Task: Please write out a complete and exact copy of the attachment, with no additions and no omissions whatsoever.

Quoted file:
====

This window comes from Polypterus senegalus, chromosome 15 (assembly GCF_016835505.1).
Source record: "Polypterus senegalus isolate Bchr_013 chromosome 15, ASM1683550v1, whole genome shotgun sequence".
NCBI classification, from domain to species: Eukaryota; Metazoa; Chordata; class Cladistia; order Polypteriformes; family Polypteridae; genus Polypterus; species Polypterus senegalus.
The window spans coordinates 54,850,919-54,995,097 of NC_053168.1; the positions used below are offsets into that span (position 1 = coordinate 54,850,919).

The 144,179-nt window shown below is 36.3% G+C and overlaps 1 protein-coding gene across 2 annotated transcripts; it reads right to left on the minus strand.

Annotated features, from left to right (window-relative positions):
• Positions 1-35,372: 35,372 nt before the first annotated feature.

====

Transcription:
This window comes from Polypterus senegalus, chromosome 15 (assembly GCF_016835505.1).
Source record: "Polypterus senegalus isolate Bchr_013 chromosome 15, ASM1683550v1, whole genome shotgun sequence".
NCBI classification, from domain to species: Eukaryota; Metazoa; Chordata; class Cladistia; order Polypteriformes; family Polypteridae; genus Polypterus; species Polypterus senegalus.
The window spans coordinates 54,850,919-54,995,097 of NC_053168.1; the positions used below are offsets into that span (position 1 = coordinate 54,850,919).

The 144,179-nt window shown below is 36.3% G+C and overlaps 1 protein-coding gene across 2 annotated transcripts; it reads right to left on the minus strand.

Annotated features, from left to right (window-relative positions):
• Positions 1-35,372: 35,372 nt before the first annotated feature.